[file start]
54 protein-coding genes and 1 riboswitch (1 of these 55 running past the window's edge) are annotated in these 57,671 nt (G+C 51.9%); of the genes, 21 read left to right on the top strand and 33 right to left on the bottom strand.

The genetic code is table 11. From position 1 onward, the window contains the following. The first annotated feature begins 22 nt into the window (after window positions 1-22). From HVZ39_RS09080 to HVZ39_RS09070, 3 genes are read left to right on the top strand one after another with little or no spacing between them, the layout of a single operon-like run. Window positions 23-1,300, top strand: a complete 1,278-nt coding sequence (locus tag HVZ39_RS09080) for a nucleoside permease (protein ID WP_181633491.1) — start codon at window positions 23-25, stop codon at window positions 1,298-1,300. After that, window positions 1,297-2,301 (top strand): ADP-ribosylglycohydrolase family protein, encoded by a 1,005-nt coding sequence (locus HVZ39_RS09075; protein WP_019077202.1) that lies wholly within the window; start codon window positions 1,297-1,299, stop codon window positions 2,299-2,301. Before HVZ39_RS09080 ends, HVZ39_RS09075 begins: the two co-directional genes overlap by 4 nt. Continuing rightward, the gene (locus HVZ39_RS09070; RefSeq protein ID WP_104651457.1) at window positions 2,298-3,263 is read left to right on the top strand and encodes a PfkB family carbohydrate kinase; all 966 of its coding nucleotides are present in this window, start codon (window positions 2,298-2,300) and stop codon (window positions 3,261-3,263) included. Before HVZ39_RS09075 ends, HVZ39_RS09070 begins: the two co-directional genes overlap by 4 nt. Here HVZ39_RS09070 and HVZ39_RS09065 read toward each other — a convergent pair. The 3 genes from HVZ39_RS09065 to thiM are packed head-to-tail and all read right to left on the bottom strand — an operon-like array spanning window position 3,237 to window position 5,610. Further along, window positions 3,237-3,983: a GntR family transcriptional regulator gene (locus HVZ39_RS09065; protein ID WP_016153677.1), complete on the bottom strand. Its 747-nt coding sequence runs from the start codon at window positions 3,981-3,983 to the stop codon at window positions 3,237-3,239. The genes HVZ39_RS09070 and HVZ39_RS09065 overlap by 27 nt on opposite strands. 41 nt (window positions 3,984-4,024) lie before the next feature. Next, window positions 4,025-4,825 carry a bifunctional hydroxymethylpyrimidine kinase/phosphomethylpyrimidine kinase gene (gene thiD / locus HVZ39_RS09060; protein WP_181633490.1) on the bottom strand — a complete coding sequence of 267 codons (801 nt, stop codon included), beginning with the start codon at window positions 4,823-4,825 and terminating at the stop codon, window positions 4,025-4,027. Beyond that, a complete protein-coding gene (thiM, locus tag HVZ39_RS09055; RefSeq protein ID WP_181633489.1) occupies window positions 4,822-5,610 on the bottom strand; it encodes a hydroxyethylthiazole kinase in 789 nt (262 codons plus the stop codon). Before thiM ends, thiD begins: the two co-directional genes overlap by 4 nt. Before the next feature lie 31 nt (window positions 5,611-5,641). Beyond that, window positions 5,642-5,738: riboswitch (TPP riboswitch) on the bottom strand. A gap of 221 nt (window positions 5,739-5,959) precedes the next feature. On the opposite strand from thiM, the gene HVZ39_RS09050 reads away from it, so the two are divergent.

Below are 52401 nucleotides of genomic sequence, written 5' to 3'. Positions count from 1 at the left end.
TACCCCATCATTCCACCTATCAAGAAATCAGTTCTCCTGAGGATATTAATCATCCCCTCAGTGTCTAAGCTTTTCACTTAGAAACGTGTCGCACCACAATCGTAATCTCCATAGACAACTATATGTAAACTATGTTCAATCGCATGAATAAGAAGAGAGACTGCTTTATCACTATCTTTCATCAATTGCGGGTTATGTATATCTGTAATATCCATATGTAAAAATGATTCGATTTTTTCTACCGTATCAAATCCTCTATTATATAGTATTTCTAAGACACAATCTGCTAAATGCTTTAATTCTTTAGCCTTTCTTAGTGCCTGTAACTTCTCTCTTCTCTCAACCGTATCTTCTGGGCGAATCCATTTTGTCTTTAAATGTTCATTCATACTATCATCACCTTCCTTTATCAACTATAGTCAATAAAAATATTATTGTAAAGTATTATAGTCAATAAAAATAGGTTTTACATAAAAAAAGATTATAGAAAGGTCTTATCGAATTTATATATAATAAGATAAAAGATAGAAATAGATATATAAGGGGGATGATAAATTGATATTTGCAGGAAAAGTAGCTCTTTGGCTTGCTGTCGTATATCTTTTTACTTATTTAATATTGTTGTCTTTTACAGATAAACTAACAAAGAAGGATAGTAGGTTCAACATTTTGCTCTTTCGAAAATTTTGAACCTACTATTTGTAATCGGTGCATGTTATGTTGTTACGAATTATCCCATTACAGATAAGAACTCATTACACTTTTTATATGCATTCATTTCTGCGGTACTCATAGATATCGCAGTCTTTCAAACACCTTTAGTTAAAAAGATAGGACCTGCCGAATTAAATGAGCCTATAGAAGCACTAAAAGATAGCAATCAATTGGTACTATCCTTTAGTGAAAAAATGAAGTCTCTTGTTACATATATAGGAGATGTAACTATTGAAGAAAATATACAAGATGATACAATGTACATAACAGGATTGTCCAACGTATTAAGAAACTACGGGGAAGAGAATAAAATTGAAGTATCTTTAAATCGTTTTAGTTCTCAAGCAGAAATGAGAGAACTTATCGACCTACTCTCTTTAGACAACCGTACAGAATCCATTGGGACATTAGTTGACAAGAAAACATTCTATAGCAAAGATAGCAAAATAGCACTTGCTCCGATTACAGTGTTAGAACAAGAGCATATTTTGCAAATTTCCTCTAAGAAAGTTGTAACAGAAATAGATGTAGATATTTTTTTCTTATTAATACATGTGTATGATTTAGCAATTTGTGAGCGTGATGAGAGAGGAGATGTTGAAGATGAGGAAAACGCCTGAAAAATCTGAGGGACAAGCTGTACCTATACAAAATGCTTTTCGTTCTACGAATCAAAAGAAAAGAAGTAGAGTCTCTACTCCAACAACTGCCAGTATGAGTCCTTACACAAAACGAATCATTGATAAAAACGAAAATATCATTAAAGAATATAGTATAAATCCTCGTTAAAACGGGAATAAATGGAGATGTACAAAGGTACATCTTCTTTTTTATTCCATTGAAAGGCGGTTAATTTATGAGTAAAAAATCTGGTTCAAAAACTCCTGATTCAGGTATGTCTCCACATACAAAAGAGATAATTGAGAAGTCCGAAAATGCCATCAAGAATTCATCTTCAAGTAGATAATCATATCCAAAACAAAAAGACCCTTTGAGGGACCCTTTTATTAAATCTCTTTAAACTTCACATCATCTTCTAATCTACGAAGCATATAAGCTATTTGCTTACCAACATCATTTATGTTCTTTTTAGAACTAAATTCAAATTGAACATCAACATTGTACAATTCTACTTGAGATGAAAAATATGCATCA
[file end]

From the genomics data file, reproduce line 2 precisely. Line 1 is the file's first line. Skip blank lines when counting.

The genetic code is table 11. From position 1 onward, the window contains the following. The first annotated feature begins 22 nt into the window (after window positions 1-22). From HVZ39_RS09080 to HVZ39_RS09070, 3 genes are read left to right on the top strand one after another with little or no spacing between them, the layout of a single operon-like run. Window positions 23-1,300, top strand: a complete 1,278-nt coding sequence (locus tag HVZ39_RS09080) for a nucleoside permease (protein ID WP_181633491.1) — start codon at window positions 23-25, stop codon at window positions 1,298-1,300. After that, window positions 1,297-2,301 (top strand): ADP-ribosylglycohydrolase family protein, encoded by a 1,005-nt coding sequence (locus HVZ39_RS09075; protein WP_019077202.1) that lies wholly within the window; start codon window positions 1,297-1,299, stop codon window positions 2,299-2,301. Before HVZ39_RS09080 ends, HVZ39_RS09075 begins: the two co-directional genes overlap by 4 nt. Continuing rightward, the gene (locus HVZ39_RS09070; RefSeq protein ID WP_104651457.1) at window positions 2,298-3,263 is read left to right on the top strand and encodes a PfkB family carbohydrate kinase; all 966 of its coding nucleotides are present in this window, start codon (window positions 2,298-2,300) and stop codon (window positions 3,261-3,263) included. Before HVZ39_RS09075 ends, HVZ39_RS09070 begins: the two co-directional genes overlap by 4 nt. Here HVZ39_RS09070 and HVZ39_RS09065 read toward each other — a convergent pair. The 3 genes from HVZ39_RS09065 to thiM are packed head-to-tail and all read right to left on the bottom strand — an operon-like array spanning window position 3,237 to window position 5,610. Further along, window positions 3,237-3,983: a GntR family transcriptional regulator gene (locus HVZ39_RS09065; protein ID WP_016153677.1), complete on the bottom strand. Its 747-nt coding sequence runs from the start codon at window positions 3,981-3,983 to the stop codon at window positions 3,237-3,239. The genes HVZ39_RS09070 and HVZ39_RS09065 overlap by 27 nt on opposite strands. 41 nt (window positions 3,984-4,024) lie before the next feature. Next, window positions 4,025-4,825 carry a bifunctional hydroxymethylpyrimidine kinase/phosphomethylpyrimidine kinase gene (gene thiD / locus HVZ39_RS09060; protein WP_181633490.1) on the bottom strand — a complete coding sequence of 267 codons (801 nt, stop codon included), beginning with the start codon at window positions 4,823-4,825 and terminating at the stop codon, window positions 4,025-4,027. Beyond that, a complete protein-coding gene (thiM, locus tag HVZ39_RS09055; RefSeq protein ID WP_181633489.1) occupies window positions 4,822-5,610 on the bottom strand; it encodes a hydroxyethylthiazole kinase in 789 nt (262 codons plus the stop codon). Before thiM ends, thiD begins: the two co-directional genes overlap by 4 nt. Before the next feature lie 31 nt (window positions 5,611-5,641). Beyond that, window positions 5,642-5,738: riboswitch (TPP riboswitch) on the bottom strand. A gap of 221 nt (window positions 5,739-5,959) precedes the next feature. On the opposite strand from thiM, the gene HVZ39_RS09050 reads away from it, so the two are divergent.